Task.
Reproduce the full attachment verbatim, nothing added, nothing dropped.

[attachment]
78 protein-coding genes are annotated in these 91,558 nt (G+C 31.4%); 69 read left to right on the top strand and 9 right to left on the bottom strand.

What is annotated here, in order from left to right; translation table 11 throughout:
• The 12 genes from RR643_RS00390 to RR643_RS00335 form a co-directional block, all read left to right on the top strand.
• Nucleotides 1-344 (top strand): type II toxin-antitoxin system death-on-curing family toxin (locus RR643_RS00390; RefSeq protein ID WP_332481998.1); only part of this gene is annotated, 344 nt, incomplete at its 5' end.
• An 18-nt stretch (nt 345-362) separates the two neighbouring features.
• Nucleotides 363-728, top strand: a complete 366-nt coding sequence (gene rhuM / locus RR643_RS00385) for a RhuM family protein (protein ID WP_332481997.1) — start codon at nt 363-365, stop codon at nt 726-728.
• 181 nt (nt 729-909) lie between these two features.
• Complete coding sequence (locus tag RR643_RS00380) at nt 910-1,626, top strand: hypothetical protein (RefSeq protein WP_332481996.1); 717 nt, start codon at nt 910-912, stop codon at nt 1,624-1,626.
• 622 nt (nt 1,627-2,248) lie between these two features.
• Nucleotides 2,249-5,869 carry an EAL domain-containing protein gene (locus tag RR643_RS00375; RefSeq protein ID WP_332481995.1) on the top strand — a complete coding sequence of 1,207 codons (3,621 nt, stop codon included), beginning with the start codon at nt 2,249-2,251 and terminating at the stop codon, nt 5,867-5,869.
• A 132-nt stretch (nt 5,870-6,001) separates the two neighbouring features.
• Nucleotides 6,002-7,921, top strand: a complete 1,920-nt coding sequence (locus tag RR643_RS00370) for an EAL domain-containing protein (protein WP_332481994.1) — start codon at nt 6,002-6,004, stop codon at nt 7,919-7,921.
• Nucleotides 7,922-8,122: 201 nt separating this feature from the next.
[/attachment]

78 protein-coding genes are annotated in these 91,558 nt (G+C 31.4%); 69 read left to right on the top strand and 9 right to left on the bottom strand.

What is annotated here, in order from left to right; translation table 11 throughout:
• The 12 genes from RR643_RS00390 to RR643_RS00335 form a co-directional block, all read left to right on the top strand.
• Nucleotides 1-344 (top strand): type II toxin-antitoxin system death-on-curing family toxin (locus RR643_RS00390; RefSeq protein ID WP_332481998.1); only part of this gene is annotated, 344 nt, incomplete at its 5' end.
• An 18-nt stretch (nt 345-362) separates the two neighbouring features.
• Nucleotides 363-728, top strand: a complete 366-nt coding sequence (gene rhuM / locus RR643_RS00385) for a RhuM family protein (protein ID WP_332481997.1) — start codon at nt 363-365, stop codon at nt 726-728.
• 181 nt (nt 729-909) lie between these two features.
• Complete coding sequence (locus tag RR643_RS00380) at nt 910-1,626, top strand: hypothetical protein (RefSeq protein WP_332481996.1); 717 nt, start codon at nt 910-912, stop codon at nt 1,624-1,626.
• 622 nt (nt 1,627-2,248) lie between these two features.
• Nucleotides 2,249-5,869 carry an EAL domain-containing protein gene (locus tag RR643_RS00375; RefSeq protein ID WP_332481995.1) on the top strand — a complete coding sequence of 1,207 codons (3,621 nt, stop codon included), beginning with the start codon at nt 2,249-2,251 and terminating at the stop codon, nt 5,867-5,869.
• A 132-nt stretch (nt 5,870-6,001) separates the two neighbouring features.
• Nucleotides 6,002-7,921, top strand: a complete 1,920-nt coding sequence (locus tag RR643_RS00370) for an EAL domain-containing protein (protein WP_332481994.1) — start codon at nt 6,002-6,004, stop codon at nt 7,919-7,921.
• Nucleotides 7,922-8,122: 201 nt separating this feature from the next.